The opinion of the court was delivered by: B. Lynn WinmillChief JudgeUnited States District Court
MEMORANDUM DECISION AND ORDER
The Court has before it a motion to intervene filed by Richard Hearn, M.D. The motion is fully briefed and at issue. For the reasons specified below, the Court will grant the motions and allow the applicant to intervene as of right under Rule 24(a)(2).
Plaintiff Jennie Linn McCormack filed a class action in this court on September 16, 2011, seeking to have the criminal sanctions in Idaho's abortion statutes (Idaho Code Title 18, Chapters 5 and 6) declared unconstitutional. She also sought an injunction prohibiting Defendant Mark L. Hiedeman from prosecuting or threatening to prosecute any woman in Bannock County seeking an abortion, or any health care provider in Idaho allegedly involved with such women, for violation of Idaho Code 18 Chapters 5 and 6. McCormack then sought a preliminary injunction on September 28 to virtually the same effect-to enjoin Hiedeman from enforcing Idaho Code §§ 18-606 and 18-608(1). The court granted this preliminary injunction on October 7, 2011.
The Court denied certification of McCormack's class on January 27, 2012. In considering the certification question, the court determined that McCormack's standing to attack these provisions of Idaho law is limited. First, the court found that McCormack does not have standing for future pregnancies because the possibility of future pregnancy is too speculative to be imminent, and is therefore too remote to provide a basis for standing. McCormack does, however, have standing for her past abortion, but not with regard to Idaho Code Title 18, Chapter 5 or § 18-605. This leaves only §§ 18-606(2), -607, -608, and -608A. However, while the Court established that McCormack lacks standing to challenge particular statutes, the court has yet to dismiss those claims.
On February 23, 2012, Richard Hearn, M.D. moved to intervene. Hearn is a licensed physician in Idaho who seeks to represent physicians like himself who may wish to perform abortions and their patients who may seek abortions in the future. Hearn also desires to prescribe FDA-approved medication to induce abortions in his patients.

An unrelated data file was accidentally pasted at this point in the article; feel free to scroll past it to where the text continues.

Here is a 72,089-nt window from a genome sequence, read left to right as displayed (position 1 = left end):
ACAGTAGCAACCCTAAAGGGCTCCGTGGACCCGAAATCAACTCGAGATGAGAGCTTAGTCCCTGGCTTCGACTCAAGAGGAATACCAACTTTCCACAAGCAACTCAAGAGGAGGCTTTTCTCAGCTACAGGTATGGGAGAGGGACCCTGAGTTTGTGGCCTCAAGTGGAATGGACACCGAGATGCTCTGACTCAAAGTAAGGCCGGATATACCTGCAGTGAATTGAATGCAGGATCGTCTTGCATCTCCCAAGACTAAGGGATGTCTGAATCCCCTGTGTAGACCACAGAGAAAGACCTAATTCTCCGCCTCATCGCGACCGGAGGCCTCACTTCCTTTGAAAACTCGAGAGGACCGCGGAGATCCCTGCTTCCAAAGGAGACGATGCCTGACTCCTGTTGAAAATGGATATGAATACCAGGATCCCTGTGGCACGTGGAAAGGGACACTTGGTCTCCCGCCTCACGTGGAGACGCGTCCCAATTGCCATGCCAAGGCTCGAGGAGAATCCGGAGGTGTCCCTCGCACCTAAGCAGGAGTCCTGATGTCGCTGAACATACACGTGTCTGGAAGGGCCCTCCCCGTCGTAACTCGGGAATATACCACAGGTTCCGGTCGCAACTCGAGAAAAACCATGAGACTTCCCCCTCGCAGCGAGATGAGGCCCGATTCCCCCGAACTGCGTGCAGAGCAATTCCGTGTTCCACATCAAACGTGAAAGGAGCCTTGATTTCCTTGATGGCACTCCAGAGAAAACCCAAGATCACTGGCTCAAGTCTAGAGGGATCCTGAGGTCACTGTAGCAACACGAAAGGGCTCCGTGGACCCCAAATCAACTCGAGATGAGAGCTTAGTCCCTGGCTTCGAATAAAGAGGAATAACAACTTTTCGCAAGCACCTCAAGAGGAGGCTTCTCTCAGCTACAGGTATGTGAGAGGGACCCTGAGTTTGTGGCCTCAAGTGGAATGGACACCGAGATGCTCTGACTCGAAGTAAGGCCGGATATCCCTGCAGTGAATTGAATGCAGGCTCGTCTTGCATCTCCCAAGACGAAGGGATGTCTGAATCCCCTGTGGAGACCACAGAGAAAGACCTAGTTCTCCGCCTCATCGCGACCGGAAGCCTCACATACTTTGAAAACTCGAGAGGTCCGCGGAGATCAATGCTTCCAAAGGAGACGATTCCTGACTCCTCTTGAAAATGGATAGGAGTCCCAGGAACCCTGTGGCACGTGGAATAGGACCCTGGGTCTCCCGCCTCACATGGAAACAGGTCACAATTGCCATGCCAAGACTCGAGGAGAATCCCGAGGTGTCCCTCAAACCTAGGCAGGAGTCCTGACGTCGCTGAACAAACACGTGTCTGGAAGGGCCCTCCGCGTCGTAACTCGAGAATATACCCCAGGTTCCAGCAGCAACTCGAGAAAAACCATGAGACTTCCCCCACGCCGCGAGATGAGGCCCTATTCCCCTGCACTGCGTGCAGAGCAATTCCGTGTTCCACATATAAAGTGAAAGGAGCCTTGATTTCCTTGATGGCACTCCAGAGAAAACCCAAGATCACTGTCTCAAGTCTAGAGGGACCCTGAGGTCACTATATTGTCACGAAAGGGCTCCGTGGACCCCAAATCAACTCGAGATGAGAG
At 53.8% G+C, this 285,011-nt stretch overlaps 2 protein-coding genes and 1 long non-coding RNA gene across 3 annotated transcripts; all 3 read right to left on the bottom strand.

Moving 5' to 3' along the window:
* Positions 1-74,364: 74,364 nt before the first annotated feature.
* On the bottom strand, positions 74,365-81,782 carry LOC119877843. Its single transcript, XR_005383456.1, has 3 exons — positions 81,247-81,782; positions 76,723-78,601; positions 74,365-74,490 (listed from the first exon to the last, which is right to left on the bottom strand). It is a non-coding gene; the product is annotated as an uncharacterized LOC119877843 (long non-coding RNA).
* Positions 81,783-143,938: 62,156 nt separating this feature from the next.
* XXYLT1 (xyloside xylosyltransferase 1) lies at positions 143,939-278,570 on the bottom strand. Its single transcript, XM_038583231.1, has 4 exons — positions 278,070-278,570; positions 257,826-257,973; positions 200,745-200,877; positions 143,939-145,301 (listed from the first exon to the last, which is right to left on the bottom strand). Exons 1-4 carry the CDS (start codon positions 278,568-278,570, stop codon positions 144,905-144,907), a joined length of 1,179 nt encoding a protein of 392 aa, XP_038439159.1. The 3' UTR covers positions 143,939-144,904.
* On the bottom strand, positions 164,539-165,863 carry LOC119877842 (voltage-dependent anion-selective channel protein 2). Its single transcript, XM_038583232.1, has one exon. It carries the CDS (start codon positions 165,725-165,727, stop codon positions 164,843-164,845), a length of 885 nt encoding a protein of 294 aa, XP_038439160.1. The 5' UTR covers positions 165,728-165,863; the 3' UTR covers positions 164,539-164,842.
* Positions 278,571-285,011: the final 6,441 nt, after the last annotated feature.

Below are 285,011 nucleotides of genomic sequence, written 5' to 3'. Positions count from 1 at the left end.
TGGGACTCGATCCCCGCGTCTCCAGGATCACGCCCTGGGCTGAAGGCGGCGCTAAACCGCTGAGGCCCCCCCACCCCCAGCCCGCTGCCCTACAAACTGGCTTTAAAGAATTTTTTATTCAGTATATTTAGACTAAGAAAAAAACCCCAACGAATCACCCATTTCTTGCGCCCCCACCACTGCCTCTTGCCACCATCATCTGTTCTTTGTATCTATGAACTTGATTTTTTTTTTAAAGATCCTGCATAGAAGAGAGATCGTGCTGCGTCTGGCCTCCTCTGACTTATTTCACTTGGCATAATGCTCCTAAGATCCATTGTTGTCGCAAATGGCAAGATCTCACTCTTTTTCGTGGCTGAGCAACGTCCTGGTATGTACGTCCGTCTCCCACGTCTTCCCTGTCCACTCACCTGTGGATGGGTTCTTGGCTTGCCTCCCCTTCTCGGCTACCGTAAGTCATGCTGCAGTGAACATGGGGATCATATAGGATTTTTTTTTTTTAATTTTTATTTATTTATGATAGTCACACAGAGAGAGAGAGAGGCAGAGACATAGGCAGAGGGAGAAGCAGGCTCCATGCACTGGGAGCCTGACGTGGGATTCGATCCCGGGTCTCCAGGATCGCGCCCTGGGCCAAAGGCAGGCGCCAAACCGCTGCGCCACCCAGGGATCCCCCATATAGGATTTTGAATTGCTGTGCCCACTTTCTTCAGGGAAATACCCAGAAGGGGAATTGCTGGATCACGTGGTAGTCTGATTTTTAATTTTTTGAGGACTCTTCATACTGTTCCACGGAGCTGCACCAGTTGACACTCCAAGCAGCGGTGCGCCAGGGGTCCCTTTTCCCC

Rule 24(a) contains the standards for intervention as of right as follows: Upon timely application anyone shall be permitted to intervene in an action: . . . (2) when the applicant claims an interest relating to the property or transaction which is the subject of the action and the applicant is so situated that the disposition of the action may as a practical matter impair or impede the applicant's ability to protect that interest, unless the applicant's interest is adequately represented by existing parties.
The Circuit has distilled this provision into a four-part test: (1) the application for intervention must be timely; (2) the applicant must have a "significantly protectable" interest relating to the property or transaction that is the subject of the action; (3) the applicant must be so situated that the disposition of the action may, as a practical matter, impair or impede the applicant's ability to protect that interest; and (4) the applicant's interest must not be adequately represented by the existing parties in the lawsuit. Southwest Center for Biological Diversity v. Berg, 268 F.3d 810, 817 (9th Cir. 2001). The inadequacy standard is met if representation "may be" inadequate. Arakaki v. Cayetano, 324 F.3d 1078, 1086 (9th Cir. 2004).
In general, the Court must construe Rule 24(a) liberally in favor of potential intervenors. Berg, 268 F.3d at 818. However, "[f]ailure to satisfy any one of the requirements is fatal to the application." Perry v. Prop. 8 Official Proponents, 587 F.3d 947, 950 (9th Cir.2009).
Where intervention as of right fails, a party may still seek permissive intervention under Rule 24(b). Under this rule, "the court may permit anyone to intervene who . . . has a claim or defense that shares with the main action a common question of law or fact." 24(b)(1)(B). The rule also indicates that the court must consider "whether the intervention will unduly delay or prejudice the adjudication of the original parties' rights." 24(b)(3). As with Rule 24(a) intervention, the court should interpret the requirements broadly in favor of intervention. United States v. Aerojet, 606 F.3d 1142 (9th Cir. 2010)(quoting United States v. Alisal Water Corp., 370 F.3d 915, 919 (9th Cir. 2004)).